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Durham University

Research & business

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Publication details

Basu, P. & Sarkar, A. (2016). Partial Inflation Indexation and Long-run Inflation Targeting in a Growing Economy: A Comparison of Calvo and Rotemberg Pricing Models. Journal of Macroeconomics 50: 293-306.

Author(s) from Durham

Abstract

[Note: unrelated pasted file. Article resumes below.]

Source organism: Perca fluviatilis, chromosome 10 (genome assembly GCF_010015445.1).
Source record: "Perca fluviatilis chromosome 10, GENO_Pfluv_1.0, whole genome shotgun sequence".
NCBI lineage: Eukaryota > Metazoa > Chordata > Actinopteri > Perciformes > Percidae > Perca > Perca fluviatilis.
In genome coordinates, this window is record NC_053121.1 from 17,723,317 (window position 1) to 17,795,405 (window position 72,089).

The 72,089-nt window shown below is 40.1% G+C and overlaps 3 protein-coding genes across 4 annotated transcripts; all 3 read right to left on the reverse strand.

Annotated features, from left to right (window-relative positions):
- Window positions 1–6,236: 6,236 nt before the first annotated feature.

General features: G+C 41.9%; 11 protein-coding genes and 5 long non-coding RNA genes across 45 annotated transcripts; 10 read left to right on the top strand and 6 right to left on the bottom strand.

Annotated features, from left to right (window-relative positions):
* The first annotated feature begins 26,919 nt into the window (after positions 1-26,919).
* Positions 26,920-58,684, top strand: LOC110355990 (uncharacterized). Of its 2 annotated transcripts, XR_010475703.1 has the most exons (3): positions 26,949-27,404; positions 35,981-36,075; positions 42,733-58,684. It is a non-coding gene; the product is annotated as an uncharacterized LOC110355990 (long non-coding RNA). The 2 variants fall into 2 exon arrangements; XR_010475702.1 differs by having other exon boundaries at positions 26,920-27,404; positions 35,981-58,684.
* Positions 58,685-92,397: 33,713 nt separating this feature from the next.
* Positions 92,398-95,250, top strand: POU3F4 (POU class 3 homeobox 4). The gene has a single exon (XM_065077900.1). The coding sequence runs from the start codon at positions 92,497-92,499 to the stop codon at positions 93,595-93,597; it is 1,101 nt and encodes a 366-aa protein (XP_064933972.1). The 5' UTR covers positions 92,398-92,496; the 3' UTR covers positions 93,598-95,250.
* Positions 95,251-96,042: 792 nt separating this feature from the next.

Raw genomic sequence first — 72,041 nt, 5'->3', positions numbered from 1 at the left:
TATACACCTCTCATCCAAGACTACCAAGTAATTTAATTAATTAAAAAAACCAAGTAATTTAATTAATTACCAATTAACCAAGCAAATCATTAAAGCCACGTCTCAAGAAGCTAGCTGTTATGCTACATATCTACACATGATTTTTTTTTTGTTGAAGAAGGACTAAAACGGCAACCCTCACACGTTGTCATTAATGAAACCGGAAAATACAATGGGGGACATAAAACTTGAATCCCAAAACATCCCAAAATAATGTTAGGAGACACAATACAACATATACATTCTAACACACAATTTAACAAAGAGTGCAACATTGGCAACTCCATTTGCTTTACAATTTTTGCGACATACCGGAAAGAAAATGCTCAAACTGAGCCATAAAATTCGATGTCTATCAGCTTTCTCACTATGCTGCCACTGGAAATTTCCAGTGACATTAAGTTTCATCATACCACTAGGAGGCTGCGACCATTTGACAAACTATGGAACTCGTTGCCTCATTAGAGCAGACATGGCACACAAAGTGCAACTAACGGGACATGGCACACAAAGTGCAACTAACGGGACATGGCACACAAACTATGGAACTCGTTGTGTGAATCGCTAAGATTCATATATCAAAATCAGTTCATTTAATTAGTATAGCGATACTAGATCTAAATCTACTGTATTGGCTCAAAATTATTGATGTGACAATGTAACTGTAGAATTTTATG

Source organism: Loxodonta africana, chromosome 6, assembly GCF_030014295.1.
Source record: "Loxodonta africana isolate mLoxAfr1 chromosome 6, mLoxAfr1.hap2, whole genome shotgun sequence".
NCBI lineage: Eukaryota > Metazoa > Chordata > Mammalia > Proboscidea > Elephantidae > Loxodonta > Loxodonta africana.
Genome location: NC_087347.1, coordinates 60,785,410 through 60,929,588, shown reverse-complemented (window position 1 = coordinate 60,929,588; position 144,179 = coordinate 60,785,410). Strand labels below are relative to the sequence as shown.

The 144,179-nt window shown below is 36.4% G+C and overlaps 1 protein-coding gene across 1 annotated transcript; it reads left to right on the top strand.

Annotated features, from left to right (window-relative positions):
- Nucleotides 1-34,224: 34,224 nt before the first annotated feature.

The observed 2% long run inflation target in most developed industrial nations is in variance with the zero or negative optimal inflation rates predicted by prominent monetary theories. Using a calibrated simple New-Keynesian model with endogenous growth and nominal rigidity, we compare two price setting environments of Calvo (1983) and Rotemberg (1982). In our growth model, the steady state welfare maximizing inflation takes into account the growth effect as well as the price distortionary effects of inflation. The long-run welfare maximizing trend inflation could be positive in economies with nominal rigidity in the form of partial inflation indexation and price stickiness. A higher degree of inflation indexation lowers the steady state price distortion in the Calvo model and steady state price adjustment cost in Rotemberg model and raises the long run optimal inflation. Since the productive inefficiency caused by partial inflation indexation is higher in Calvo economy compared to Rotemberg, the long run optimal trend inflation is higher in Rotemberg than in Calvo. In both models, a two percent long run inflation target is attainable for a reasonable degree of inflation indexation.